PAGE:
While the Michigan Department of Health and Human Services has the power to enact a statewide mask mandate, Whitmer and department Director Elizabeth Hertel are instead asking local leaders to enact their own rules. More than half of all Michigan students attend a school with a mask mandate, but that means hundreds of thousands do not.
The requirement to provide more justification for an emergency order stems from lawmakers frustrated with Whitmer’s orders early in the pandemic. Republicans argued she acted unilaterally and generally failed to provide any data or sources indicating why she thought limiting gathering sizes or requiring masks was necessary.
The budget bill requires the health department issue a report within seven days of enacting a new pandemic order. The report must include:
- An explanation of the epidemic
- Which areas of the state are threatened by the epidemic
- Evidence used to determine that gathering restrictions are necessary
- A list of outside experts and sources relied upon to craft the order and the amount of money paid to these experts and sources
- A list of state employees responsible for creating the order
- A list of which factors the department will weigh when deciding to end or change the order
Consequences for failing to make such a report were not immediately clear.
The bans on vaccine mandates and mask rules, along with the pandemic reporting requirements, are nestled in what is known as “boilerplate language.” The language is not intended to create new policies, but legislators do frequently attempt to insert objectives that may have stalled in the traditional legislative process.
Whitmer has line-item power for budget bills, which means she can nix specific components of a bill while allowing the broader measure become law. However, on Tuesday she declined to answer questions about COVID-19 components in the budget.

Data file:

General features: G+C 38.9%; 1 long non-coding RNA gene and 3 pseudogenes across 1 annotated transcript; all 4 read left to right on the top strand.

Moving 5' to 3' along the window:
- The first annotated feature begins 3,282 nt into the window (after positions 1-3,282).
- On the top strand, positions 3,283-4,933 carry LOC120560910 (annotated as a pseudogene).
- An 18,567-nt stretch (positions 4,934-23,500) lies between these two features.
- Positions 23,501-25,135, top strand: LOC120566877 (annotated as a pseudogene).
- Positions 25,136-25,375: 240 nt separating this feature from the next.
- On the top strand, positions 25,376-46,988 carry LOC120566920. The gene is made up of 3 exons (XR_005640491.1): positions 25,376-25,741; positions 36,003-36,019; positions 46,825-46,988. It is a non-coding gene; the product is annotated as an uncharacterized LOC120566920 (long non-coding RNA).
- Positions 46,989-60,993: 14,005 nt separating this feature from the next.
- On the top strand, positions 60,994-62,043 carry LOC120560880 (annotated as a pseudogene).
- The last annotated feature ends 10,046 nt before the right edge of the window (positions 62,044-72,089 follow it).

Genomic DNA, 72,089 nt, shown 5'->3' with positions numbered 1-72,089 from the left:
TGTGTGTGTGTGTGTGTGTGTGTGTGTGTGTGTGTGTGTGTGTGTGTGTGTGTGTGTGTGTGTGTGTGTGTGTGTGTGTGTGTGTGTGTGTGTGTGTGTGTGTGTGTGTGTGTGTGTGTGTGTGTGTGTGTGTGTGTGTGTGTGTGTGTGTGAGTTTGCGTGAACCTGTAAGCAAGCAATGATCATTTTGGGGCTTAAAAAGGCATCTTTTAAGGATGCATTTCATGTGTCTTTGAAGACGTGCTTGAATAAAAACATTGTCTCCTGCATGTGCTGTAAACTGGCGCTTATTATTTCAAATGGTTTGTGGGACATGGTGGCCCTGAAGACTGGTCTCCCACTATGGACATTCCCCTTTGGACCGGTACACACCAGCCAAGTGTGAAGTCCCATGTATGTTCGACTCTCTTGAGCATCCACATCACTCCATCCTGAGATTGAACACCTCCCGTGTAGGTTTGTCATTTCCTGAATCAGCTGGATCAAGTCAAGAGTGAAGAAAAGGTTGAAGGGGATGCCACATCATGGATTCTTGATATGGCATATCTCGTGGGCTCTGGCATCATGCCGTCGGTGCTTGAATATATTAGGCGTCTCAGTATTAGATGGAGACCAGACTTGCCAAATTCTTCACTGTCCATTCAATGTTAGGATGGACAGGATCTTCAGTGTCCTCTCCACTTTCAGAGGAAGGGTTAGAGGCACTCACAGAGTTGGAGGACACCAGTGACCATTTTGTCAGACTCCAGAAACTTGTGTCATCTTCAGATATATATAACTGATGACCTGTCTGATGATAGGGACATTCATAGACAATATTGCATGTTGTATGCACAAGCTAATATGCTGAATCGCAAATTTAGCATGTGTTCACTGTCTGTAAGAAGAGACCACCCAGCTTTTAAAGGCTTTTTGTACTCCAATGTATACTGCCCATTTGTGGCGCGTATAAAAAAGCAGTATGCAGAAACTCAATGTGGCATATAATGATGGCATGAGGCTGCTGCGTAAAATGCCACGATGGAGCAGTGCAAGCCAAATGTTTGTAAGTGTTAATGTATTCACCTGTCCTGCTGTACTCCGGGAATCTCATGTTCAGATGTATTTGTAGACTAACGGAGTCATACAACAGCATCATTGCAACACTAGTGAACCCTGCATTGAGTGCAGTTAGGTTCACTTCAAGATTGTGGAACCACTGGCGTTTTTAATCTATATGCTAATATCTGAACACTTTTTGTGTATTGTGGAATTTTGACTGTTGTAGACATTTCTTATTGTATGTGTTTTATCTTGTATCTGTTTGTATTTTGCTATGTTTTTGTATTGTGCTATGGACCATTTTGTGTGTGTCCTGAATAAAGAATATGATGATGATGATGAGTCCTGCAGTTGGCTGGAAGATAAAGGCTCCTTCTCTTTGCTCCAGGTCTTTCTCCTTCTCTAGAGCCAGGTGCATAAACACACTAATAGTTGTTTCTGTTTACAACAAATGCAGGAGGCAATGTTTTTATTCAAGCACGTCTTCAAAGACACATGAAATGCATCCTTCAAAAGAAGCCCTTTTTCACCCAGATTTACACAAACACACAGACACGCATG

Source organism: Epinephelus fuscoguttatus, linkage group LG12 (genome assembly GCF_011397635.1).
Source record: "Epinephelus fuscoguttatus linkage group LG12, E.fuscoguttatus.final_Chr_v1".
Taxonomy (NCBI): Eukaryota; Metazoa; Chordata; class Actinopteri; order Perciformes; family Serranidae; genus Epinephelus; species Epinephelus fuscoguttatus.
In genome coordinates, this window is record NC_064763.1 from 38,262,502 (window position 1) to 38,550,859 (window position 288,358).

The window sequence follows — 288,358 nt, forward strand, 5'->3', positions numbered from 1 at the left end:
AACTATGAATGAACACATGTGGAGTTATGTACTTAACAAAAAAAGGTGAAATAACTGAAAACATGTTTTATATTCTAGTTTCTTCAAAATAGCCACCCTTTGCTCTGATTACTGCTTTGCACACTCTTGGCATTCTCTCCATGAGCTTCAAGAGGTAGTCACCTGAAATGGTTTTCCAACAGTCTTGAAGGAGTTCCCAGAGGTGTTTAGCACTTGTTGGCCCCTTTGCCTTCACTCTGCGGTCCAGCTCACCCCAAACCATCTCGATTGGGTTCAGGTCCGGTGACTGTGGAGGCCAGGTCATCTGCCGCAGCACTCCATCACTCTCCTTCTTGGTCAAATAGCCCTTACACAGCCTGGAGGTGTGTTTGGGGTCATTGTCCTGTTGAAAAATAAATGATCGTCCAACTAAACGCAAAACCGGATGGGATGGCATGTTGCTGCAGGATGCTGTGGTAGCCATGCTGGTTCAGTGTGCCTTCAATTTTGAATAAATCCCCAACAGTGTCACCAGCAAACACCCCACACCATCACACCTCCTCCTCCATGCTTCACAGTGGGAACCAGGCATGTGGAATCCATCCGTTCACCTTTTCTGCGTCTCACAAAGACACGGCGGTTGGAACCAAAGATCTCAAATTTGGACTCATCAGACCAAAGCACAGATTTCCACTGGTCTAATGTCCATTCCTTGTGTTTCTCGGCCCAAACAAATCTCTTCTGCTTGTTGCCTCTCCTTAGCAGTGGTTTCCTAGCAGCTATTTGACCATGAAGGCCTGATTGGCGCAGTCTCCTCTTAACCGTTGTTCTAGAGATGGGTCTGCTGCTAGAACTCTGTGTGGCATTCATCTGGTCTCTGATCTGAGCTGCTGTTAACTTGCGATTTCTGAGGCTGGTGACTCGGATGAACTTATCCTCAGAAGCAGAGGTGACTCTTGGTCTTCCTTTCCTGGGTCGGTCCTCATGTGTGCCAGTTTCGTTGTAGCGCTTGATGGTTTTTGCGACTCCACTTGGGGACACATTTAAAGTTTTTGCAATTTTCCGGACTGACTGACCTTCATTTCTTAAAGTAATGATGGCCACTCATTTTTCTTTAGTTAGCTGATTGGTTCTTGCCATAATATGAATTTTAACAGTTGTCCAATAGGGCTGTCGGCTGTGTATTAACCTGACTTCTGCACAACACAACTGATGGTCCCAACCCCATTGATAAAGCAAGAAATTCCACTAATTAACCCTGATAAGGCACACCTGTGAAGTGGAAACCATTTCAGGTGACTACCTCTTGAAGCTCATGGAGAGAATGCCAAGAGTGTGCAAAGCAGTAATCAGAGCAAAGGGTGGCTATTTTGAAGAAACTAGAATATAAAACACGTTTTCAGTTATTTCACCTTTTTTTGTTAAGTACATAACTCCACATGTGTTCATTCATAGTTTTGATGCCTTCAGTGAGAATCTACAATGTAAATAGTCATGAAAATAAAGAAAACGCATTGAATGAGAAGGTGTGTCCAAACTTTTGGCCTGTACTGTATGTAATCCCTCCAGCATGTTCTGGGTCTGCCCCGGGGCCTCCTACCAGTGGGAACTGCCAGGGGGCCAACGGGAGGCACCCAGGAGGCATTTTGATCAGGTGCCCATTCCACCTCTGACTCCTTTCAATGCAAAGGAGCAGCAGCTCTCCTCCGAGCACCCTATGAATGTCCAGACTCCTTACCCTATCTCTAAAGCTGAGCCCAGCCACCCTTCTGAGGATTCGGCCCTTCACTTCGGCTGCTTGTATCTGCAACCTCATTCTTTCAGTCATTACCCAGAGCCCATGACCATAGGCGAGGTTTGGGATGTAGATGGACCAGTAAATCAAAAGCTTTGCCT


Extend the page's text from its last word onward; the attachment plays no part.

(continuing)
Senate Majority Leader Mike Shirkey, R-Clarklake, and House Appropriations Committee Chairman Thomas Albert, R-Lawton, heralded the entire budget package.
Shirkey “is particularly glad we were able to negotiate language to ensure transparency and accountability when and if statewide public health orders are issued,” said his spokeswoman Abby Mitch.
“There are specific negotiated items all parties agreed to and we do expect that governor will accept the public health transparency and accountability language —increasing accountability and transparency is just good government.”
Albert touted some of major proposals in the budget, including a $1.4 billion plan to bolster child care services that was spearheaded by Whitmer. But a news release from his office also highlighted the pandemic provisions.
“Language in the budget plan leaves decisions on whether masks should be worn in schools to local school boards and parents – not the state or unelected bureaucrats,” the release states. .
“Universities and community colleges with vaccine mandates must provide clear, obtainable exemptions. A student’s request for an exemption can’t be denied unless every reasonable accommodation for the student has been exhausted.”
Senate Democrats also heralded passage of the budget bills. Their statements did not reference the new pandemic requirements, instead focusing on investments in higher education, infrastructure and other priorities.
**By Dave Boucher